“I actively participated in online chats, worldwide and in-person support groups. While we had access to helpful resources, caregiving families hungered for information by fellow family caregivers – those who walked the same road.”
“After filling the void by writing a best-selling memoir about my father’s walk through Alzheimer’s, TheCaregiversVoice.com became the go-to source for both professionals and family caregivers seeking a deeper perspective of caring for a loved one with dementia while maintaining a sense of humor.”
The Caregiver’s Voice exudes a lighthearted, friendly tone and is filled with engaging articles laced with a little humor, such as I am not your sweetie! and 8 ways a caregiver can maintain a healthy level of insanity, and tips for caregivers, such as pureeing palatable meals for a loved one with dysphagia.
“Family caregivers and professionals value our original articles authored by both professionals and family caregivers that cover seven categories, including Caregiver Tips, Inspiration, Book and Product Reviews, Humor, and a whole column featuring Voices with Dementia,” said Avadian.
Here are The Caregiver’s Voice’s three most popular features:
Alzheimer’s Universe is a website created to educate family members and caregivers of people with Alzheimer’s, provide the most up-to-date Alzheimer’s disease information, and offer help for people with mild memory loss due to Alzheimer’s, through interactive lessons and engaging activities.
The Alzheimer’s Universe blog extends this Alzheimer’s education using easy-to-read articles that cover anything from “quick Alzheimer’s prevention pearls” – such as how a daily walk promotes brain health and regular exercise may protect against depression in Alzheimer’s disease – to therapeutic pieces detailing how canine companionship can help with Alzheimer’s.
“We aim to educate the public about the latest evidence-based information on Alzheimer’s disease prevention, treatment, and caregiving,” Richard S. Isaacson, director of the Alzheimer’s Prevention Clinic, associate professor of neurology, and director of the Neurology Residency Program at Weill Cornell Medicine and NewYork-Presbyterian Hospital, told MNT.
“We have a team of medical experts from Weill Cornell Medicine and NewYork-Presbyterian, and other academic institutions around the globe, that help to review the content and choose topics of highest interest. We have found that the blog is a gateway to joining AlzU.org and that members have uniformly been satisfied with the free content on the site. Also, we have presented our research findings on outcomes on the course at scientific conferences nationally and internationally.”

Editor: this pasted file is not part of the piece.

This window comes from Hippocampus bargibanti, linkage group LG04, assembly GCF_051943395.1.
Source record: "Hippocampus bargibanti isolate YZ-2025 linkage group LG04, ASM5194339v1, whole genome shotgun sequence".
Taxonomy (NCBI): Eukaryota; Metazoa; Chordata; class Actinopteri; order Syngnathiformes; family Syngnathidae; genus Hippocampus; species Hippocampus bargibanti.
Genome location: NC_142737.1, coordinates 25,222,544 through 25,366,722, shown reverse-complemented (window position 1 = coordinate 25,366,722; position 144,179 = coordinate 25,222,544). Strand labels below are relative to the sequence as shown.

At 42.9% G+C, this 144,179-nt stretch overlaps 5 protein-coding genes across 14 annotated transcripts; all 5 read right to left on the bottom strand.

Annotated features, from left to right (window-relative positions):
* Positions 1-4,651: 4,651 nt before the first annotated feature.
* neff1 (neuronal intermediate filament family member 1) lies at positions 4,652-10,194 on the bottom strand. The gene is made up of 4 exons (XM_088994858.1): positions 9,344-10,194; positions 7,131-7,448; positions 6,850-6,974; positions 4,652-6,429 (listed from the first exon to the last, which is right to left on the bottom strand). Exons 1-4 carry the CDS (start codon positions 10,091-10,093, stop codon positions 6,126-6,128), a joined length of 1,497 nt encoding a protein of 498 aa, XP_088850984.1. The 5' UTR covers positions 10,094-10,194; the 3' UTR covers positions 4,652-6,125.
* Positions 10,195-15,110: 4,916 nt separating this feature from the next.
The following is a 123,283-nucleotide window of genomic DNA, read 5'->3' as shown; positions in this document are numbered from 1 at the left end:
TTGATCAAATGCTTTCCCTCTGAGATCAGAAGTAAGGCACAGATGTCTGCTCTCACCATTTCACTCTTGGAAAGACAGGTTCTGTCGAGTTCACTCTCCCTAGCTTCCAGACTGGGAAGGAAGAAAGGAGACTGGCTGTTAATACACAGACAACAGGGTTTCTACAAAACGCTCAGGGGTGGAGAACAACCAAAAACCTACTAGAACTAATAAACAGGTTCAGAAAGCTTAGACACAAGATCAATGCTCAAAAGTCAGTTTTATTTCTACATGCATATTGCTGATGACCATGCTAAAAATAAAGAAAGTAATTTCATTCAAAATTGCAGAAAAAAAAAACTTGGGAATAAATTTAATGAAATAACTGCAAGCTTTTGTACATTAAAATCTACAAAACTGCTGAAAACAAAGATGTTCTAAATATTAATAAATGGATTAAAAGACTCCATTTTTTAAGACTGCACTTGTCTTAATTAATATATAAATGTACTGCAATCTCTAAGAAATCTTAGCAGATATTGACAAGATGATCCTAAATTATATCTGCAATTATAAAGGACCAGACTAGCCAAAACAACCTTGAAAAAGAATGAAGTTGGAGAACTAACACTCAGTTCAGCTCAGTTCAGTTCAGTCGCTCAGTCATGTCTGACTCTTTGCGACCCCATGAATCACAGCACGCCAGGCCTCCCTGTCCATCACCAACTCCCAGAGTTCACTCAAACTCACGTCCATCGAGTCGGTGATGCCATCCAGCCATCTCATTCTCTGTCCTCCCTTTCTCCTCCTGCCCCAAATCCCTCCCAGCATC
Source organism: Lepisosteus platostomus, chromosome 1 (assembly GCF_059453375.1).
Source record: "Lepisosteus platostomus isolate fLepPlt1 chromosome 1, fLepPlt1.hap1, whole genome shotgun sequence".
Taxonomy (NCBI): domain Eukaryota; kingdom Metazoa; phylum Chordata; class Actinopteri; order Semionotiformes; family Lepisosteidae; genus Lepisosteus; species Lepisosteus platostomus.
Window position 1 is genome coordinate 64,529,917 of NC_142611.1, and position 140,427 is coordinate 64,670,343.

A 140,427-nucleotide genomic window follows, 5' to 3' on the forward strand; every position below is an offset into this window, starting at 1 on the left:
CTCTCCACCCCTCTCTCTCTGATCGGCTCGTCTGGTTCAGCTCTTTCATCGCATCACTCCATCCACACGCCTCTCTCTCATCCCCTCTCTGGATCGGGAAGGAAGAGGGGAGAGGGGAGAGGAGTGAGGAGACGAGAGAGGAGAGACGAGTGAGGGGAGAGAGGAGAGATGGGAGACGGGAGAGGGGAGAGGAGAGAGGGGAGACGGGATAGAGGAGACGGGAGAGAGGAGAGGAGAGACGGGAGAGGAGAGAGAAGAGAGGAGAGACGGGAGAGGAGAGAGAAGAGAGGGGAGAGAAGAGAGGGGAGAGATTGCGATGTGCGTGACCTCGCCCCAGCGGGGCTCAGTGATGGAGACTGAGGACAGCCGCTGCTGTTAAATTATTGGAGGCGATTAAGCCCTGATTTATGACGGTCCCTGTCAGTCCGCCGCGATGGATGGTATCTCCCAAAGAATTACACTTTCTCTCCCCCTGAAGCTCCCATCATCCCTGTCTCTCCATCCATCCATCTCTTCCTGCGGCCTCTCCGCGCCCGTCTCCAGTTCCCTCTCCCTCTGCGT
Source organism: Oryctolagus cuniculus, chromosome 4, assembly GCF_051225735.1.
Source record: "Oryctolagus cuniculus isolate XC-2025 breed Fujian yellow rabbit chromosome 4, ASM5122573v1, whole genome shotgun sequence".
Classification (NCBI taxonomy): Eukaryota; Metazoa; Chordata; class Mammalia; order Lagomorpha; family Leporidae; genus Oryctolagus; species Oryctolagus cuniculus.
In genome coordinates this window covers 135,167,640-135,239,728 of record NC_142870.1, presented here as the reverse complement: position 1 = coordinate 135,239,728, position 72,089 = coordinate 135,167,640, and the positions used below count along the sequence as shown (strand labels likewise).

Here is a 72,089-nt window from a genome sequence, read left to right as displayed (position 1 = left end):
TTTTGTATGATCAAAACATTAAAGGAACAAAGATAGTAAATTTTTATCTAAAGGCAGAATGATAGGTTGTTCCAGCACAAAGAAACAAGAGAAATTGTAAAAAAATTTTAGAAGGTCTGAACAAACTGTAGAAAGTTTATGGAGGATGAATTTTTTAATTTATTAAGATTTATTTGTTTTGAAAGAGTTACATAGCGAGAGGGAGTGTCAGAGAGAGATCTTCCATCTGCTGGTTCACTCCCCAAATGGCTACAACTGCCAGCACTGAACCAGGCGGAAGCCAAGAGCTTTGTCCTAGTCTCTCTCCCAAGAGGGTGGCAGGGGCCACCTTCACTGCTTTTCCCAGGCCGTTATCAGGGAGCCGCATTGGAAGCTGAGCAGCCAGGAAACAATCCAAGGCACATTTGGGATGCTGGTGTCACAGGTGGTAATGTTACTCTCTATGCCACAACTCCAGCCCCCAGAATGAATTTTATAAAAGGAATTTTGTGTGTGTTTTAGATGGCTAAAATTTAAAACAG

“We try to cover the latest information and incorporate questions submitted on our Ask the Experts page,” continues Isaacson. “In addition to the free course offered after joining AlzU.org, we have an activities page with sample cognitive assessment tools, links to resources, and surveys where we collect user feedback. The blog helps to cover suggested topics that are not contained within the course as per member input.”
Here are the Alzheimer’s Universe blog’s three most popular articles:
- Benefits of clinical trials for Alzheimer’s prevention and treatment
- What caregivers should know about alcohol use and Alzheimer’s disease
- Proper body mechanics for Alzheimer’s caregivers
The Dealing with Dementia blog is the creation of Kay Bransford and was inspired by her experience of looking after her parents: “My mom stopped liking her favorite foods, and my dad stopped joking around. Some changes were subtle while others were so overwhelming and no one else seemed to notice.”
“When I was working full-time, a colleague shared her fashion blog with me. She wanted us to do one for the company,” Kay Bransford told MNT. “When I saw it, I realized it would allow me to share some of the things with my siblings that all lived out of the area. I was exhausted telling and re-telling my three siblings when they called what was going on.”
“When I started writing, I realized I could more clinically absorb the situation and process what was happening and what I could learn from my experience. Things I had trouble talking about, I could freely write about,” she added.
The blog contains anecdotes (including grief is a sneaky beast), step-by-step guides (such as how to fight elder fraud), and advice (including articles such as caregiving or enabling?), gained through personal experience – all articles that are worthy of helping in real-life situations for people with dementia and their families.
Kay’s advice to families that are dealing with the early stages of dementia is: “Hang on! I talk to many adult children in this stage and share that I still feel like it’s the worst. The person with dementia is struggling to find meaning and purpose and the people that support them are all worried that they will be taken advantage of as well as for their safety.”
“Most of those diagnosed don’t recognize their diagnosis or how their behavior is changing. We just got this program to the metro-DC area, and I hope to have a few of my clients go through it. It helps counsel the individual and provides a neutral third party to help navigate next steps.”
Here are the Dealing with Dementia blog’s three most popular articles:
- My mom repeats herself, but she doesn’t have dementia
- What happens when Adult Protective Services is called
- Will Wells Fargo accept your DPOA?
If you are concerned about your health or a family member’s health, it is always advisable to get advice from a healthcare professional as soon as possible.